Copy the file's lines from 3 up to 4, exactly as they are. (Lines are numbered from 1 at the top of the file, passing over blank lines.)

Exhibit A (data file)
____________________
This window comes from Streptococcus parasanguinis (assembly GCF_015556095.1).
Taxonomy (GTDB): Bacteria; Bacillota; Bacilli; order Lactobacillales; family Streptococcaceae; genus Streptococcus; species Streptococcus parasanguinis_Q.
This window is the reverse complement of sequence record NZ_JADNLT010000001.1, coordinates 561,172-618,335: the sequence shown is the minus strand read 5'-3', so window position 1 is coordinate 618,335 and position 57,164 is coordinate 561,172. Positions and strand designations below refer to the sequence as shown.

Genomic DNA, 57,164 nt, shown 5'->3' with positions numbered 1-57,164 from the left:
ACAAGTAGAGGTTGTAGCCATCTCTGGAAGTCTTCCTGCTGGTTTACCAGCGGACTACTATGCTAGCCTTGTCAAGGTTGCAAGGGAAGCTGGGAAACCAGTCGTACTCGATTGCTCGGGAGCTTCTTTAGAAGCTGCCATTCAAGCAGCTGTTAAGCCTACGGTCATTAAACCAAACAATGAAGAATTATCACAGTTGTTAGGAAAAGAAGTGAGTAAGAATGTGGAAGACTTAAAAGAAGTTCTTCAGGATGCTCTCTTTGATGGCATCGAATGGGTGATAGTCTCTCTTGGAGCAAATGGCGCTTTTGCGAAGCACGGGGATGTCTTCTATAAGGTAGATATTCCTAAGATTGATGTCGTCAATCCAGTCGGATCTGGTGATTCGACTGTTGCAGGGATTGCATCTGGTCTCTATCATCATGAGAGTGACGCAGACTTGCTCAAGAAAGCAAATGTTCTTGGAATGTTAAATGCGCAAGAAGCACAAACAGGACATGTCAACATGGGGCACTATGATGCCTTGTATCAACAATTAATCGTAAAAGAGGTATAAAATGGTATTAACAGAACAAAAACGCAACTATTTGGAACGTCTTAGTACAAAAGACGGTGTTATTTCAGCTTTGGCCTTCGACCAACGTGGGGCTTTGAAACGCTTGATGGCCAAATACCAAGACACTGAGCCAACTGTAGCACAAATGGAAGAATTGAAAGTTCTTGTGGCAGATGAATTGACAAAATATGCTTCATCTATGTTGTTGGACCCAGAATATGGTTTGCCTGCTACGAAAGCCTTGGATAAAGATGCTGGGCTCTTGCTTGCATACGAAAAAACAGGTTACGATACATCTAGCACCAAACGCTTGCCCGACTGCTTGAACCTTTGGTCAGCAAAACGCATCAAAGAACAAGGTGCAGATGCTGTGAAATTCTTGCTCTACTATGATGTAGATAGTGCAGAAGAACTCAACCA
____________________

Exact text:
This window is the reverse complement of sequence record NZ_JADNLT010000001.1, coordinates 561,172-618,335: the sequence shown is the minus strand read 5'-3', so window position 1 is coordinate 618,335 and position 57,164 is coordinate 561,172. Positions and strand designations below refer to the sequence as shown.

Genomic DNA, 57,164 nt, shown 5'->3' with positions numbered 1-57,164 from the left: